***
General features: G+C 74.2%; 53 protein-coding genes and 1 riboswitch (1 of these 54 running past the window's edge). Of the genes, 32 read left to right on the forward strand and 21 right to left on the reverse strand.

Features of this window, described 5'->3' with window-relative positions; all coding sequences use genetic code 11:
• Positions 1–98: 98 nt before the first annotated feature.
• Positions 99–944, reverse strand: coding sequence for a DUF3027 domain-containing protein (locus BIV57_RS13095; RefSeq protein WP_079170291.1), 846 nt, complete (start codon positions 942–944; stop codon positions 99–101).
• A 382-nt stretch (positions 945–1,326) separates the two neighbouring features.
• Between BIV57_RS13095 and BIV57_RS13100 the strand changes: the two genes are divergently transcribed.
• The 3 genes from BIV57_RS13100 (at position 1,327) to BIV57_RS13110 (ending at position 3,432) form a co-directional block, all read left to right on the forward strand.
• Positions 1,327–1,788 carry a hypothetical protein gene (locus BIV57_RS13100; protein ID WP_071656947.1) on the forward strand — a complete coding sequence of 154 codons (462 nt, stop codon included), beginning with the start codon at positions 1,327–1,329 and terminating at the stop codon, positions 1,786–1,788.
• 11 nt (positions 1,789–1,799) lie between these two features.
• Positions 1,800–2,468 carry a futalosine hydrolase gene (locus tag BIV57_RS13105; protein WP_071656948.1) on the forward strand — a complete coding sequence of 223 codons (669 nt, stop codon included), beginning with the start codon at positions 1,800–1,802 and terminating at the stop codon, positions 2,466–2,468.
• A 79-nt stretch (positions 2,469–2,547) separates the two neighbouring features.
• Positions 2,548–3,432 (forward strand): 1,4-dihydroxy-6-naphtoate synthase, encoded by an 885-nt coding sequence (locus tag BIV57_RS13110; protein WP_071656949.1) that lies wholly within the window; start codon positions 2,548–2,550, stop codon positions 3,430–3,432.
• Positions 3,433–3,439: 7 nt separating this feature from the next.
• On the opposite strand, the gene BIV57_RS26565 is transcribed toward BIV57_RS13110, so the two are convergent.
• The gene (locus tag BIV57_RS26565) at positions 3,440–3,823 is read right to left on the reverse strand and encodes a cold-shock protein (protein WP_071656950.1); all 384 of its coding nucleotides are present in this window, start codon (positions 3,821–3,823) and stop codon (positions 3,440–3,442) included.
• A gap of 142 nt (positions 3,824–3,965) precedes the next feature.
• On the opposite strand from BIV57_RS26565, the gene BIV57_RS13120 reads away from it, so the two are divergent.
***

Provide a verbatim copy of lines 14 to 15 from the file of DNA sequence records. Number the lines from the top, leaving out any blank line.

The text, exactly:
• On the opposite strand, the gene BIV57_RS26565 is transcribed toward BIV57_RS13110, so the two are convergent.
• The gene (locus tag BIV57_RS26565) at positions 3,440–3,823 is read right to left on the reverse strand and encodes a cold-shock protein (protein WP_071656950.1); all 384 of its coding nucleotides are present in this window, start codon (positions 3,821–3,823) and stop codon (positions 3,440–3,442) included.